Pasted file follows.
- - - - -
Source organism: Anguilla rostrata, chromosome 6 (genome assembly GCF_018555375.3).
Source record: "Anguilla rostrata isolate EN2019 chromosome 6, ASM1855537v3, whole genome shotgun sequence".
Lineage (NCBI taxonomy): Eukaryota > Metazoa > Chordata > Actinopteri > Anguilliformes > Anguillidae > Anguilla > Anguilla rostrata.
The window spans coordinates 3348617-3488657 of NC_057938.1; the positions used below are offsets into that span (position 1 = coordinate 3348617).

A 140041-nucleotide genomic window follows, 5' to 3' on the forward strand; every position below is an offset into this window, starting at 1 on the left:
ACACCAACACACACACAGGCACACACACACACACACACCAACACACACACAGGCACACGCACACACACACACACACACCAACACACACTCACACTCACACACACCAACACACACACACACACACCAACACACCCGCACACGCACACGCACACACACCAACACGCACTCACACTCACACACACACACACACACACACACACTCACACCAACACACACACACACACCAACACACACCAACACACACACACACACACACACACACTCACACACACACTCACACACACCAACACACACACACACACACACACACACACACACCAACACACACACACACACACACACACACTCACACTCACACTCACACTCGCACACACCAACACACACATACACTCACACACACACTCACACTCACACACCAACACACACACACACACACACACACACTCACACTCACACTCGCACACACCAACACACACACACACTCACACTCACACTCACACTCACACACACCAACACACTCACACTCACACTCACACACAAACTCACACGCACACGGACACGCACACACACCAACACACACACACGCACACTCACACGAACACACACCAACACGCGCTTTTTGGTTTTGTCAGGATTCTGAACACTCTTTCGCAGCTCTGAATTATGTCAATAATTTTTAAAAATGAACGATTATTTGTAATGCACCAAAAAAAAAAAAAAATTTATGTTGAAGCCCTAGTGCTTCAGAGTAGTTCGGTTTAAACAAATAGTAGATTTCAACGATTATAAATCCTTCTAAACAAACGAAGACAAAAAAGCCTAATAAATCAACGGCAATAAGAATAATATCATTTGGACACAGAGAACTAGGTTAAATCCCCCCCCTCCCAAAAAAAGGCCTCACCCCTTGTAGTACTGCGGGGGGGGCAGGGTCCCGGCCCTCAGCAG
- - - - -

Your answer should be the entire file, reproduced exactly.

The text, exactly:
Source organism: Anguilla rostrata, chromosome 6 (genome assembly GCF_018555375.3).
Source record: "Anguilla rostrata isolate EN2019 chromosome 6, ASM1855537v3, whole genome shotgun sequence".
Lineage (NCBI taxonomy): Eukaryota > Metazoa > Chordata > Actinopteri > Anguilliformes > Anguillidae > Anguilla > Anguilla rostrata.
The window spans coordinates 3348617-3488657 of NC_057938.1; the positions used below are offsets into that span (position 1 = coordinate 3348617).

A 140041-nucleotide genomic window follows, 5' to 3' on the forward strand; every position below is an offset into this window, starting at 1 on the left:
ACACCAACACACACACAGGCACACACACACACACACACCAACACACACACAGGCACACGCACACACACACACACACACCAACACACACTCACACTCACACACACCAACACACACACACACACACCAACACACCCGCACACGCACACGCACACACACCAACACGCACTCACACTCACACACACACACACACACACACACACTCACACCAACACACACACACACACCAACACACACCAACACACACACACACACACACACACACTCACACACACACTCACACACACCAACACACACACACACACACACACACACACACACCAACACACACACACACACACACACACACTCACACTCACACTCACACTCGCACACACCAACACACACATACACTCACACACACACTCACACTCACACACCAACACACACACACACACACACACACACTCACACTCACACTCGCACACACCAACACACACACACACTCACACTCACACTCACACTCACACACACCAACACACTCACACTCACACTCACACACAAACTCACACGCACACGGACACGCACACACACCAACACACACACACGCACACTCACACGAACACACACCAACACGCGCTTTTTGGTTTTGTCAGGATTCTGAACACTCTTTCGCAGCTCTGAATTATGTCAATAATTTTTAAAAATGAACGATTATTTGTAATGCACCAAAAAAAAAAAAAAATTTATGTTGAAGCCCTAGTGCTTCAGAGTAGTTCGGTTTAAACAAATAGTAGATTTCAACGATTATAAATCCTTCTAAACAAACGAAGACAAAAAAGCCTAATAAATCAACGGCAATAAGAATAATATCATTTGGACACAGAGAACTAGGTTAAATCCCCCCCCTCCCAAAAAAAGGCCTCACCCCTTGTAGTACTGCGGGGGGGGCAGGGTCCCGGCCCTCAGCAG